The major impact Covid-19 has had on New Zealand's students is revealed, while officials move to reassure Kiwis over the Covid vaccine.
Four new reports released this morning show last year’s lockdowns were hugely disruptive to education.
The reports from the Education Review Office show low decile schools and those in Auckland were the hardest hit by Covid-19 with fears some students won't be able to catch up.
Eighty per cent of low decile schools are worried about student achievement with attendance rates also a concern.
But it’s not all bad news. The Covid-19 lockdowns have encouraged some positive practices in schools, with the reports highlighting greater whānau engagement and an uptake of digital technologies. All four reports can be found here.
Sign up to get the Morning Briefing delivered direct to your inbox – here.
Assurances over vaccine
Health officials are reassuring Kiwis Covid vaccines won’t be rolled out unless they’re proven safe.
It comes after a small number of elderly people died in Norway after recently receiving the Pfizer vaccine.
Covid-19 Response Minister Chris Hipkins says because New Zealand currently has no community transmission of the virus, there’s more time to thoroughly assess the vaccines.
He says although Medsafe will go through a “fast-track” process, there won’t be the need to give the vaccines emergency approval.
The World Health Organization echoed those sentiments last week when they told 1 NEWS New Zealand should roll out vaccinations carefully and not rush the process.
However, National is calling on the Government to start vaccinating border workers “immediately”, saying New Zealand can’t be complacent with new, more contagious variants of the virus emerging in managed isolation.
New Zealand has ordered 1.5 million doses of the Pfizer vaccine with the first batches due to arrive by the end of March.
Meanwhile, the head of the World Health Organization, Tedros Adhanom Ghebreyesus, has once again highlighted the vaccine inequality being felt around the world.
He says while 39 million Covid vaccine doses have been administered in 50 richer nations, one poorer country has administered just 25.
He says vaccine equity is "not just a moral imperative, it is a strategic and economic imperative”.
Shoring up other Covid defences
As authorities work on New Zealand’s vaccination schedule, Chris Hipkins says Kiwis also need to keep playing their part in keeping Covid-19 at bay.
He says that while New Zealanders generally respond well to a situation, “we don’t necessarily prepare well”.
Complacency around actions like scanning QR codes has also prompted a warning from at least one DHB. Dr Nigel Miller, Southern DHB's Chief Medical Officer, says people need to scan as much as possible to help prevent any future lockdowns.
Trials looking at the effectiveness of Covid-19 saliva testing will also begin next week as part of the country’s pandemic response.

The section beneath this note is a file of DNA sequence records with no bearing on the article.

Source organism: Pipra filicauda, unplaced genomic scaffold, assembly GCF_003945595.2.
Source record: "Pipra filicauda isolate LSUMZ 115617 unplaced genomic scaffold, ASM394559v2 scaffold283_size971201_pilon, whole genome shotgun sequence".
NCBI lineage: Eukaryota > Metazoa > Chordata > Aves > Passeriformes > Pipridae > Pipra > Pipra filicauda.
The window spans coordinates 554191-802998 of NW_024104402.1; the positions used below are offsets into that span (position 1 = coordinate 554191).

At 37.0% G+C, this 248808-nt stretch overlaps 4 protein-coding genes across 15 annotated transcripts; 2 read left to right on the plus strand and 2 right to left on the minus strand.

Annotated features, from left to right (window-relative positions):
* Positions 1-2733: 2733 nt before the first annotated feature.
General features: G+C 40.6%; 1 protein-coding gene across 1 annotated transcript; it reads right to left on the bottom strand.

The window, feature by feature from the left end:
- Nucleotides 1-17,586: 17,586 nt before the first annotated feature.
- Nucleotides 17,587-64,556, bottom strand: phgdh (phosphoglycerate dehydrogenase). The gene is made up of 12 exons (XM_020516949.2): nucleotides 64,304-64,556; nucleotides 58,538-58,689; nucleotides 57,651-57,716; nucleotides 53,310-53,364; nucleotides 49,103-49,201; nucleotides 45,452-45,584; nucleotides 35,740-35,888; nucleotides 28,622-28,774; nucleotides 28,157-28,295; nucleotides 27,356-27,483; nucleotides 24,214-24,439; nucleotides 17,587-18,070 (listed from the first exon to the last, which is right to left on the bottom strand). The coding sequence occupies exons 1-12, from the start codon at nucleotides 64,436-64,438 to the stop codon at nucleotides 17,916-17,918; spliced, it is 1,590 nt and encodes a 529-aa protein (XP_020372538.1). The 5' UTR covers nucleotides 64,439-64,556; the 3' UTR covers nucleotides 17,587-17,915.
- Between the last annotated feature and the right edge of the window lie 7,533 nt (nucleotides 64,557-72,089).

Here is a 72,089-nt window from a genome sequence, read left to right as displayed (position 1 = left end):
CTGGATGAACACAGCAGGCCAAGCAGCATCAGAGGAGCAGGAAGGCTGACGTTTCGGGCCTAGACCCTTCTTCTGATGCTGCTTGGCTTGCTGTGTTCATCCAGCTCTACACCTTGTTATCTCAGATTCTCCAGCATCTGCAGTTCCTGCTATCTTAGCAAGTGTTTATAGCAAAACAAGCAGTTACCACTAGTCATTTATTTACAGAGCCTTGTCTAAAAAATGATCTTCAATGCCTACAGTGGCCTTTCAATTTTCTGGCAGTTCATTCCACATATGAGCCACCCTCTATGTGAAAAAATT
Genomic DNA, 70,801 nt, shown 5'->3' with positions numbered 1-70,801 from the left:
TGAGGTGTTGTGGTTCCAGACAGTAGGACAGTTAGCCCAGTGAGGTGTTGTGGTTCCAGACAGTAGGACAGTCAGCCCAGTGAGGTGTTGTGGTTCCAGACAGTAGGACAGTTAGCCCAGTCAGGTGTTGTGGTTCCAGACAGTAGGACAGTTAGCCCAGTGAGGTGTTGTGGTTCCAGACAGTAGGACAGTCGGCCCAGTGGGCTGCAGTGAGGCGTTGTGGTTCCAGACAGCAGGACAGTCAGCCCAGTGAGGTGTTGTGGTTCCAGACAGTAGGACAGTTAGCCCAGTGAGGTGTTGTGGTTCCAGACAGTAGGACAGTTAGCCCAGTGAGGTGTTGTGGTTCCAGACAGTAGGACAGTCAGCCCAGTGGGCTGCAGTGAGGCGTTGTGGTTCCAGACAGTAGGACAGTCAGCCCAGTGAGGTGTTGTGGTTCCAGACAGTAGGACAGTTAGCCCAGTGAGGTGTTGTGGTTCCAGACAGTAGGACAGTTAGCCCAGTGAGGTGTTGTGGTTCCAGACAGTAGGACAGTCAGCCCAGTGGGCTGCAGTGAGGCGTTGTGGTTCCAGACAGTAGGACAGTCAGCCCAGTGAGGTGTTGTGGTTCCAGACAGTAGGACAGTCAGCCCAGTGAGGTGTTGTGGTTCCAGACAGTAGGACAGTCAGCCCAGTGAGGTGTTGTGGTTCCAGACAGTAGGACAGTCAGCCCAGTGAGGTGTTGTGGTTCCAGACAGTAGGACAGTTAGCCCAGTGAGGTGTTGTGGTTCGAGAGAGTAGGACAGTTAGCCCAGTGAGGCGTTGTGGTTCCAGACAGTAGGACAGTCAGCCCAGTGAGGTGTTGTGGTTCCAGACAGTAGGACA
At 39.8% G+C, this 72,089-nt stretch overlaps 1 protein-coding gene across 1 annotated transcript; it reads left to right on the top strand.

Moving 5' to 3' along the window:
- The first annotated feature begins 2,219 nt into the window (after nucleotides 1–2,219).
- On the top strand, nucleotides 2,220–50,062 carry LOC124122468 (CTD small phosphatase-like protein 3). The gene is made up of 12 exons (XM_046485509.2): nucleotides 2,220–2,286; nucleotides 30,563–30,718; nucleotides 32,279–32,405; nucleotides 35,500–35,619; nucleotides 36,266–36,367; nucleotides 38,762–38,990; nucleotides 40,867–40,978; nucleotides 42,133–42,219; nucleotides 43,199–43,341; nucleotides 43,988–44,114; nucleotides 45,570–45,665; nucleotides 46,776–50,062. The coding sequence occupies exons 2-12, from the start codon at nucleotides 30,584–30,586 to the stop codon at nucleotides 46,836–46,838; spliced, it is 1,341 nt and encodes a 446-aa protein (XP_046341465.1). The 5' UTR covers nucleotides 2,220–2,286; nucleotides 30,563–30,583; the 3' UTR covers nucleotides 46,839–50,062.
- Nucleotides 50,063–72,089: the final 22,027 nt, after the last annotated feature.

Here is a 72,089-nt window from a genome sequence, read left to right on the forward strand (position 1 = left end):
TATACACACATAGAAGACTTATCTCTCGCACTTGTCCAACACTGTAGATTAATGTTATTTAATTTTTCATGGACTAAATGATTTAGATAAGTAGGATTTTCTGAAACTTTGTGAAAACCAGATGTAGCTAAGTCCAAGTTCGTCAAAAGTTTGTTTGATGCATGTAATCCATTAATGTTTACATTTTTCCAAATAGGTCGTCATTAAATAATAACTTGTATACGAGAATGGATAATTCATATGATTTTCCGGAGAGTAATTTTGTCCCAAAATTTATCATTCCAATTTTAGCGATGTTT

Air New Zealand is partnering with Crown research institute ESR to see if saliva sampling could be an accurate, easy and acceptable method of detecting Covid compared to the current nasal swab.
These measures come as experts caution 2021 will likely be a difficult year.
Auckland University professor Shaun Hendy says the new Covid variants and high rates of the virus overseas means New Zealand needs to “continually” assess its border restrictions.
Across the Tasman, the head of Australia’s health department also alluded to 2021 remaining a tough time for many. Brendan Murphy says it’s unlikely international borders will substantially reopen this year, even if most people are vaccinated against Covid-19.
Has your house doubled in value?
The property market is showing no signs of slowing down with new figures from realestate.co.nz showing average asking prices to have doubled in some areas over the past decade.
Data shows asking prices increased in almost every district between 2011 and 2020 but leading the charge is the Bay of Plenty town of Kawerau, where average asking prices increased by 132 per cent.
Hawke’s Bay and Hamilton have also seen some of the biggest hikes in asking prices.
US Capitol locked down
The US Capitol complex temporarily locked down overnight during a rehearsal for President-elect Joe Biden's inauguration.
A fire in a homeless encampment nearby sent a plume of smoke into the air, causing security concerns.
It comes as US defence officials say they’re worried about an insider attack during Biden’s inauguration, prompting the FBI to vet all 25,000 National Guard troops coming into Washington DC for this week’s event.
Other news of note this morning:
- American Magic skipper Terry Hutchinson has leapt to the defence of Dean Barker, saying their boat’s dramatic capsize on Sunday wasn’t the Kiwi helmsman’s fault.
- The Herald reports Kiwis’ hazardous drinking rates jumped during last year’s Covid-19 lockdown.
- RNZ reports a shortage of plumbing, electrical and glass supplies is hindering the construction sector.
- Seven Waikato farmers have been fined a total of more than $300,000 for unlawfully discharging effluent.
- The NSW government is considering allowing venues to ban entry to people who refuse the Covid-19 vaccine.
- And an Auckland cat’s near miss in an engine bay has sparked a warning for drivers.
Some (myself included) would argue this should be leading today’s news: RuPaul’s Drag Race is officially coming to New Zealand.
Hosted by RuPaul and filmed entirely in Aotearoa, the legendary show will see Kiwi and Australian drag queens go head to head in the hopes of being crowned Down Under’s first drag superstar.
Breakfast’s Matty McLean was lucky enough to sit down for a chat with Ru’s bestie and fellow judge Michelle Visage as she emerged from isolation in Auckland, which you can watch around 8.45am today.
RuPaul’s Drag Race Down Under will lip sync for its life on TVNZ OnDemand later this year.